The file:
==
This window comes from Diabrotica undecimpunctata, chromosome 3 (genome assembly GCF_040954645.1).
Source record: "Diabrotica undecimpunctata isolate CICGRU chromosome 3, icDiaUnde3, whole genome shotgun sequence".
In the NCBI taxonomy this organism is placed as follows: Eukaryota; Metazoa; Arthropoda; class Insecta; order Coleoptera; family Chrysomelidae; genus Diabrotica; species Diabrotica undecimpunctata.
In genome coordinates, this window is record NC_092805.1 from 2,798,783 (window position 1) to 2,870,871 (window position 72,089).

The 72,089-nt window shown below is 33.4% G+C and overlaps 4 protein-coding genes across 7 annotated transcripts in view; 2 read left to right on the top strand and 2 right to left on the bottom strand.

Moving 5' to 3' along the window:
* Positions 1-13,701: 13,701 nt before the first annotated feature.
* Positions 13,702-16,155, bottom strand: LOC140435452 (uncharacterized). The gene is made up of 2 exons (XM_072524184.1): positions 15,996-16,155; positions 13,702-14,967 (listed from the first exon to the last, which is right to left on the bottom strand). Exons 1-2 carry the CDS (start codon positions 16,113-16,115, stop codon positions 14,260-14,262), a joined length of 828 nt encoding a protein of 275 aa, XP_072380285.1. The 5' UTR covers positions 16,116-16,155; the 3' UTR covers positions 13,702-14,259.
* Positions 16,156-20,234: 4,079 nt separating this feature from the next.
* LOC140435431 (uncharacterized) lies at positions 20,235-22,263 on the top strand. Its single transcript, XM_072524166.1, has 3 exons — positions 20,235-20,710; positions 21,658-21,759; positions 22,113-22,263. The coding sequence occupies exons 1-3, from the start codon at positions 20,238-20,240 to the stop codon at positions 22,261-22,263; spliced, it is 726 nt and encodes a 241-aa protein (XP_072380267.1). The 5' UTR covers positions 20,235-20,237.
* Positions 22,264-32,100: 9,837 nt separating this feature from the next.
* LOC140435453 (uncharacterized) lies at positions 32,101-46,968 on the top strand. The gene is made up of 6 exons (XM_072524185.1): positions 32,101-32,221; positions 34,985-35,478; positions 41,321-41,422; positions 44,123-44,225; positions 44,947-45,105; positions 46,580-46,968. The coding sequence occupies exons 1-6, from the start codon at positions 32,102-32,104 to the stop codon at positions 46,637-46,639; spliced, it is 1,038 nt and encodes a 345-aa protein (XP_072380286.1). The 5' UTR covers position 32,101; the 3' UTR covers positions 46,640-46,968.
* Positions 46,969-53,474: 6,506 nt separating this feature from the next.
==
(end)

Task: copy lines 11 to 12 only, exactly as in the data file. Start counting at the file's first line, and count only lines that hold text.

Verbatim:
* Positions 22,264-32,100: 9,837 nt separating this feature from the next.
* LOC140435453 (uncharacterized) lies at positions 32,101-46,968 on the top strand. The gene is made up of 6 exons (XM_072524185.1): positions 32,101-32,221; positions 34,985-35,478; positions 41,321-41,422; positions 44,123-44,225; positions 44,947-45,105; positions 46,580-46,968. The coding sequence occupies exons 1-6, from the start codon at positions 32,102-32,104 to the stop codon at positions 46,637-46,639; spliced, it is 1,038 nt and encodes a 345-aa protein (XP_072380286.1). The 5' UTR covers position 32,101; the 3' UTR covers positions 46,640-46,968.